Accumulates and reports costs of product cost objects.

Cost object can be a physical product or a service.

Direct Material Cost  Quantities of material that can be specifically identified with a cost object

Direct Material Cost

Quantities of material that can be specifically identified with a cost object in an economically feasible manner. Also know as raw materials. Usually priced at unit price of material.

Direct Labor Cost  Quantities of labor that can be specifically identified with a cost object

Direct Labor Cost

Quantities of labor that can be specifically identified with a cost object in an economically feasible manner. Usually priced at unit price of labor.

Overhead Costs  All other production costs.  Indirect production costs.  Indirect materials.  Indirect

Overhead Costs

All other production costs. Indirect production costs.

Indirect materials. Indirect labor. Utilities. Maintenance. Depreciation. Insurance. Taxes. Etc.

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Other Cost Terminology  Conversion costs.  All production costs needed to convert direct material into

Other Cost Terminology

Conversion costs.

All production costs needed to convert direct material into finished goods. Direct labor cost + overhead cost.

Full production cost.

Also called inventory cost, product cost.

Direct materials + direct labor + overhead.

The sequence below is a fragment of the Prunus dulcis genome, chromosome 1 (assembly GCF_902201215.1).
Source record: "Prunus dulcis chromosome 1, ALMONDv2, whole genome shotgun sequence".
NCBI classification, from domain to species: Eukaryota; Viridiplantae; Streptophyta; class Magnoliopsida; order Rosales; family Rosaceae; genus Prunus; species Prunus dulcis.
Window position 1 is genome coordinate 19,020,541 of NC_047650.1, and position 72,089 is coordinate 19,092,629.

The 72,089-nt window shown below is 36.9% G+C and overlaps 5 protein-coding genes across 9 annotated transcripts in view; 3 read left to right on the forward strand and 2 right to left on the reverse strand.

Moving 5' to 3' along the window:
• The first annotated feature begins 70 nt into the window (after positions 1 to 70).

Nonproduction Costs  Also known as period costs.  Includes:  Selling costs.  Marketing (order-getting)

Nonproduction Costs

Also known as period costs. Includes:

Selling costs.

Marketing (order-getting) costs. Logistics (order-filling) costs.

General and administrative costs. Research and development costs. Interest costs.

Summary • Full cost:  Production costs.  Direct materials.  Direct labor.  Overhead. 

Summary

Full cost:

Production costs.

Direct materials. Direct labor. Overhead.

Nonproduction costs.

Selling cost. General and administrative cost. Research and development costs. Interest costs.

Product Costing Systems • Involves accounting for the: 1. Acquisition of resources needed for production. 2.

Product Costing Systems

Involves accounting for the:

  • 1. Acquisition of resources needed for production.

  • 2. Production process.

  • 3. Sale of completed products.

Production Inventory Accounts • Materials inventory. – Increased by acquisition of materials. – Decreased when materials

Production Inventory Accounts

Materials inventory.

Increased by acquisition of materials. Decreased when materials are used in production.

Work in process inventory.

Collects all costs of production

Increased when material, labor, and overhead are added to (used in) the production process.

Decreased when product is completed.

Finished goods inventory.

Increased when product is completed. Decreased when product is sold.

Overhead Account  Clearing account (i.e., temporary holding account).  Increased (debit) by incurrence of overhead

Overhead Account

Clearing account (i.e., temporary holding account).

Increased (debit) by incurrence of overhead costs (e.g., usage of indirect materials, incurrence of indirect labor costs, factory utilities cost, depreciation cost on factory assets, etc.).

Decreased (credit) when costs are applied to the product(s) being produced (i.e., placed into Work in Process Inventory).

Product Costing Systems: Visual Representation Materials Inventory Wages Payable Overhead Work in Finished Process Goods Inventory

Product Costing Systems:

Visual Representation

Materials

Inventory

Wages Payable
Wages
Payable

Overhead